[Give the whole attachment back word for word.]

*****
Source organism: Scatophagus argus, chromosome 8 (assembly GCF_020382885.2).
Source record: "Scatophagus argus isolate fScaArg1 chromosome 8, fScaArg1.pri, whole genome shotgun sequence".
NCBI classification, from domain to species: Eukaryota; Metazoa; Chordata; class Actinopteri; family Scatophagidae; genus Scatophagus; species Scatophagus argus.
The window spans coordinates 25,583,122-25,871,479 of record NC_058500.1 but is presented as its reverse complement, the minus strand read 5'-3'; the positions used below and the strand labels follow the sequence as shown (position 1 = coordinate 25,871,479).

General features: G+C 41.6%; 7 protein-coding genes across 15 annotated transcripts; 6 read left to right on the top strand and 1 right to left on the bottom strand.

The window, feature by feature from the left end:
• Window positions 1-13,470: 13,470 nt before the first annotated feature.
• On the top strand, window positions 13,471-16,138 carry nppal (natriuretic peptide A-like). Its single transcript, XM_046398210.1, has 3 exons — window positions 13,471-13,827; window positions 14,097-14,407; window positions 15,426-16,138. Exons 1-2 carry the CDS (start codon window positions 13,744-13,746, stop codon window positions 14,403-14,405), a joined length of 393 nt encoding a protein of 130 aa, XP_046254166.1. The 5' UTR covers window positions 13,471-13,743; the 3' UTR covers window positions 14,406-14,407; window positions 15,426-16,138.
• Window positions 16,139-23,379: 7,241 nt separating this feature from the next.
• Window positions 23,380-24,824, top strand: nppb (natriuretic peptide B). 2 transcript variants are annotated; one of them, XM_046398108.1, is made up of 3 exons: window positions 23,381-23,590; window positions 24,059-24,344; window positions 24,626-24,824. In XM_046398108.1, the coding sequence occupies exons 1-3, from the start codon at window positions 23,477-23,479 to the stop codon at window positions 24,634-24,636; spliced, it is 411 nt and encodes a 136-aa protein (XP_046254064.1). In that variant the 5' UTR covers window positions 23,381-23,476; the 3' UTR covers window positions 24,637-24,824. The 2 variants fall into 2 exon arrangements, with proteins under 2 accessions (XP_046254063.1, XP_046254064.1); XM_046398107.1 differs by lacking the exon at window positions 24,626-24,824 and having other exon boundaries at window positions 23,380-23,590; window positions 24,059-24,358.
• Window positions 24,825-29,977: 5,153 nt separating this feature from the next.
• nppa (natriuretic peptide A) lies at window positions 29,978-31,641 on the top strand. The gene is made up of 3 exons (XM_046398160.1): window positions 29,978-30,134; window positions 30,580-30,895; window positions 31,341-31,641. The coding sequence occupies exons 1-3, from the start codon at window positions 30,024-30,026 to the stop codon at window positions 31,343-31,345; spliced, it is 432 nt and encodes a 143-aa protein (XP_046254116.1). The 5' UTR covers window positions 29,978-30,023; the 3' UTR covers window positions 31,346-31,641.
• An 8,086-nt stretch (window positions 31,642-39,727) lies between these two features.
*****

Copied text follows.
Source organism: Scatophagus argus, chromosome 8 (assembly GCF_020382885.2).
Source record: "Scatophagus argus isolate fScaArg1 chromosome 8, fScaArg1.pri, whole genome shotgun sequence".
NCBI classification, from domain to species: Eukaryota; Metazoa; Chordata; class Actinopteri; family Scatophagidae; genus Scatophagus; species Scatophagus argus.
The window spans coordinates 25,583,122-25,871,479 of record NC_058500.1 but is presented as its reverse complement, the minus strand read 5'-3'; the positions used below and the strand labels follow the sequence as shown (position 1 = coordinate 25,871,479).

General features: G+C 41.6%; 7 protein-coding genes across 15 annotated transcripts; 6 read left to right on the top strand and 1 right to left on the bottom strand.

The window, feature by feature from the left end:
• Window positions 1-13,470: 13,470 nt before the first annotated feature.
• On the top strand, window positions 13,471-16,138 carry nppal (natriuretic peptide A-like). Its single transcript, XM_046398210.1, has 3 exons — window positions 13,471-13,827; window positions 14,097-14,407; window positions 15,426-16,138. Exons 1-2 carry the CDS (start codon window positions 13,744-13,746, stop codon window positions 14,403-14,405), a joined length of 393 nt encoding a protein of 130 aa, XP_046254166.1. The 5' UTR covers window positions 13,471-13,743; the 3' UTR covers window positions 14,406-14,407; window positions 15,426-16,138.
• Window positions 16,139-23,379: 7,241 nt separating this feature from the next.
• Window positions 23,380-24,824, top strand: nppb (natriuretic peptide B). 2 transcript variants are annotated; one of them, XM_046398108.1, is made up of 3 exons: window positions 23,381-23,590; window positions 24,059-24,344; window positions 24,626-24,824. In XM_046398108.1, the coding sequence occupies exons 1-3, from the start codon at window positions 23,477-23,479 to the stop codon at window positions 24,634-24,636; spliced, it is 411 nt and encodes a 136-aa protein (XP_046254064.1). In that variant the 5' UTR covers window positions 23,381-23,476; the 3' UTR covers window positions 24,637-24,824. The 2 variants fall into 2 exon arrangements, with proteins under 2 accessions (XP_046254063.1, XP_046254064.1); XM_046398107.1 differs by lacking the exon at window positions 24,626-24,824 and having other exon boundaries at window positions 23,380-23,590; window positions 24,059-24,358.
• Window positions 24,825-29,977: 5,153 nt separating this feature from the next.
• nppa (natriuretic peptide A) lies at window positions 29,978-31,641 on the top strand. The gene is made up of 3 exons (XM_046398160.1): window positions 29,978-30,134; window positions 30,580-30,895; window positions 31,341-31,641. The coding sequence occupies exons 1-3, from the start codon at window positions 30,024-30,026 to the stop codon at window positions 31,343-31,345; spliced, it is 432 nt and encodes a 143-aa protein (XP_046254116.1). The 5' UTR covers window positions 29,978-30,023; the 3' UTR covers window positions 31,346-31,641.
• An 8,086-nt stretch (window positions 31,642-39,727) lies between these two features.